Awards and accolades pay tribute to Hall McKnight’s undisputed talents, but will the price of success require a move beyond Belfast to the wider world?
‘Come to Belfast… we still feel very rooted in our home environment,’ says Ian McKnight. So I come, my first time in the city, despite years of writing about architecture. The Mac arts centre, completed in 2012, was one building I’d desperately wanted to see. Now I got to be taken around it by the architects themselves, Ian McKnight and Alastair Hall, Hall McKnight. But before that – the Troubles and being part of Belfast and history.
The first stop is Hall McKnight’s RIBA national award winning police service memorial garden. As we wait, a bitter shower looming, for security and our escort through the wires into the police HQ to see it, it is inevitable that McKnight and Hall reflect on the Troubles that defined their upbringing in seventies Belfast. Of course it was normal to them, though they hardly felt it touched them as middle class boys of the suburbs. You had to drive to see relatives in homes where partisan views were strongly argued. It was when he left to study in Newcastle that McKnight was surprised, here there were no body and bag searches, nor barriers at the head of the high street. ‘You notice the difference in other places,’ he says.
We pause to gaze up the long drive to Stormont where the Northern Ireland Assembly has sat since the Good Friday Agreement 17 years ago. The Police Memorial Garden is a result of the same peace, next door to its politically charged antecedent the Royal Ulster Constabulary with its lengthy roll call of Troubles’ deaths. Hall McKnight’s simple structure has only 10 name plaques for those who died on active duty. Underfoot, the fossil rich Irish limestone lends the winter garden and its stark black-mirrored canopy depth and interest. Hornbeam-lined geometry turns a scrap of space into a logical and thoughtful place for those who died. The pavilion, even with the constraints of the simple building, conveys a sense of a chapel enclosure. It is achieved without drama; there is to be no sobbing brought on by architecture.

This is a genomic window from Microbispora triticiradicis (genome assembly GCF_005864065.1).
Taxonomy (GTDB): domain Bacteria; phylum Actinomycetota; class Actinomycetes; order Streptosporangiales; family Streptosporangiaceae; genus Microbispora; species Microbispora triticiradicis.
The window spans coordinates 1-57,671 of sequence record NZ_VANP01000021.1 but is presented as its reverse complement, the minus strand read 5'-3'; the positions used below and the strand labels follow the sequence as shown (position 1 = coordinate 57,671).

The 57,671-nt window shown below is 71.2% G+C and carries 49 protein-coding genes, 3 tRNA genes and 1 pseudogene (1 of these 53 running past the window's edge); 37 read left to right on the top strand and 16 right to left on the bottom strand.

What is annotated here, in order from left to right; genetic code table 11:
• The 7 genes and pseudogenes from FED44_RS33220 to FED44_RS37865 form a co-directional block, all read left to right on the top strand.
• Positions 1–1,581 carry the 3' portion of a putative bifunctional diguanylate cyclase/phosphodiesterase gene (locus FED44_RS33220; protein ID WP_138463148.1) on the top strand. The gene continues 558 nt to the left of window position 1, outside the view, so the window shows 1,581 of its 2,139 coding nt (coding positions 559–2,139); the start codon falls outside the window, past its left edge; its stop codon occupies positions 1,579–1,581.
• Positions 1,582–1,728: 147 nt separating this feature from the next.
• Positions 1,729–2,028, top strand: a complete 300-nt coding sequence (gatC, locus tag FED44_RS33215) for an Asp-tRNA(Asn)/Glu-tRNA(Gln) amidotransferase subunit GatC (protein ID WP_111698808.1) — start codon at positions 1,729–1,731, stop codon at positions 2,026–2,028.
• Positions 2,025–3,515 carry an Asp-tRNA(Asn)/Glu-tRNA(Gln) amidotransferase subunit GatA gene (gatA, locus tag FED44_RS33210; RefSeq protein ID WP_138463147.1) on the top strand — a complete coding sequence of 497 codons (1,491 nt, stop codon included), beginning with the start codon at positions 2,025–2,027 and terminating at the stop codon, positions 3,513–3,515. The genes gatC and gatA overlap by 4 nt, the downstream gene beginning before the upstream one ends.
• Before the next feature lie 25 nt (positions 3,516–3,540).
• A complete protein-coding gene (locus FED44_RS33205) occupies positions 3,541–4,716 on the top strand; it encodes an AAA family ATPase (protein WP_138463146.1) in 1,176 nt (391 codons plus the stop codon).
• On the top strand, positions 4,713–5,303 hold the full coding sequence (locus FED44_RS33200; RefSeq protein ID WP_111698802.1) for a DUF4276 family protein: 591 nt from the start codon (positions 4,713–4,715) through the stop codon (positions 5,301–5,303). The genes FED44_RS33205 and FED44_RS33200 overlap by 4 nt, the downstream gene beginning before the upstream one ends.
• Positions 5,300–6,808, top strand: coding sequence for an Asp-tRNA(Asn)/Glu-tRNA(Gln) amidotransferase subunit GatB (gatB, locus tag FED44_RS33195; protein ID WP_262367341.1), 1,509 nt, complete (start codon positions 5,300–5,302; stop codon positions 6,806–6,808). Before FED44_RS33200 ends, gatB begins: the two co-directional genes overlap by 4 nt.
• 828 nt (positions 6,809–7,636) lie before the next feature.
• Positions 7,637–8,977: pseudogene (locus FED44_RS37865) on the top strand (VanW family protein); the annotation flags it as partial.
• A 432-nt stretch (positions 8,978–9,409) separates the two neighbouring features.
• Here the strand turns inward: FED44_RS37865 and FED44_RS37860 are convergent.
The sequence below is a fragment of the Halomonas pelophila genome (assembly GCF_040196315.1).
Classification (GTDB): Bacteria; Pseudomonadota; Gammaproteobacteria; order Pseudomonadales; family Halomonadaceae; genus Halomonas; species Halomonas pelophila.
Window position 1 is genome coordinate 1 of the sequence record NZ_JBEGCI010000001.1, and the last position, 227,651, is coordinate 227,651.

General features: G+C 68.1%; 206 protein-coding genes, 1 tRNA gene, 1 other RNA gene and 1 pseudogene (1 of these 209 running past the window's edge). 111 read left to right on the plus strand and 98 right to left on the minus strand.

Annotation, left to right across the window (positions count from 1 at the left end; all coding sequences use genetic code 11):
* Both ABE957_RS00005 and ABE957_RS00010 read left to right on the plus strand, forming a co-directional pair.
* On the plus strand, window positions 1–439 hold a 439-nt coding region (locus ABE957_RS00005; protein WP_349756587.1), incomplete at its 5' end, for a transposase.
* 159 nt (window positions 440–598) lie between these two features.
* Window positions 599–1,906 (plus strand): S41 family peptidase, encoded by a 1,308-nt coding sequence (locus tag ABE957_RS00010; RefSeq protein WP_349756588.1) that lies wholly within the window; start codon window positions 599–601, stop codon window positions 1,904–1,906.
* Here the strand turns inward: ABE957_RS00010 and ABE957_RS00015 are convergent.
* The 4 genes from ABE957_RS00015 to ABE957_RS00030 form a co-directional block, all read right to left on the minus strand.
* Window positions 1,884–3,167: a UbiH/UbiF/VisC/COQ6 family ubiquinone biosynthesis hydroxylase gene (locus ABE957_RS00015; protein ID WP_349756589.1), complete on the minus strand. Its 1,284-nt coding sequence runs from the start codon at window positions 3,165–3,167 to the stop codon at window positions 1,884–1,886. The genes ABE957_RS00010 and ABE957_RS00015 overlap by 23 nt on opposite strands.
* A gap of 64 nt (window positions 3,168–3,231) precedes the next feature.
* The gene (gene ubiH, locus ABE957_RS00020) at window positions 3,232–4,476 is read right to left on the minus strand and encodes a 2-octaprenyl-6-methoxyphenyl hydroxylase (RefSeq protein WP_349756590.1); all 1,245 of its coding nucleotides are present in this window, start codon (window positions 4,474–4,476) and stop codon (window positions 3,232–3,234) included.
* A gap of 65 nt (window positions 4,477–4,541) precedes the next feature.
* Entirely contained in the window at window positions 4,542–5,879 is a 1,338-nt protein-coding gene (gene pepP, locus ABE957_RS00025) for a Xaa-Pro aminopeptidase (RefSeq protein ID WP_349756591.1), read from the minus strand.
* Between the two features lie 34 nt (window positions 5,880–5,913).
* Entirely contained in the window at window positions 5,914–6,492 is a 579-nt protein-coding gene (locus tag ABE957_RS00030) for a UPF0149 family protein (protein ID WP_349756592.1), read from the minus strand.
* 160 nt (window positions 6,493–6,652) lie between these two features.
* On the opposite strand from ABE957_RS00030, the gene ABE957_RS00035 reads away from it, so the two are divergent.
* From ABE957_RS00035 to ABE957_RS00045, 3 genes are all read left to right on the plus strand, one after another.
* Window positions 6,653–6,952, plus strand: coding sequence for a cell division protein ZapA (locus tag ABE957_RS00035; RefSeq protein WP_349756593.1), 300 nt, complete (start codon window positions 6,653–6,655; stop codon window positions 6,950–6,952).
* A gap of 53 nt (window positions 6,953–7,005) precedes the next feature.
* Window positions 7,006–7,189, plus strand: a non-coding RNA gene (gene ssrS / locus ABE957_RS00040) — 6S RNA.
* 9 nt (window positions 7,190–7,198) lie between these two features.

This seems indicative of the work of Hall McKnight, which is underpinned by serious thought but does not demand you understand it fully to experience the space – unlike the work of some storytelling architects. Of course, that may sometimes be because they offer explicit clues. In the practice’s Mies van der Rohe Award shortlisted Vartov Square in Copenhagen they unearthed a little known story by Hans Christian Andersen set around the windows of the almshouse, the oldest building on site. As well as paving those window shapes into the ground, the words were engraved on a plinth. ‘The act of inscribing allows the narrative,’ says McKnight. The pair prefer their buildings without authorial arrogance. Hall is keen to suppress a sense of ego, guided by Rafael Moneo’s construct of an architect as servant to the site and history. ‘It’s about fulfilling a role,’ he says.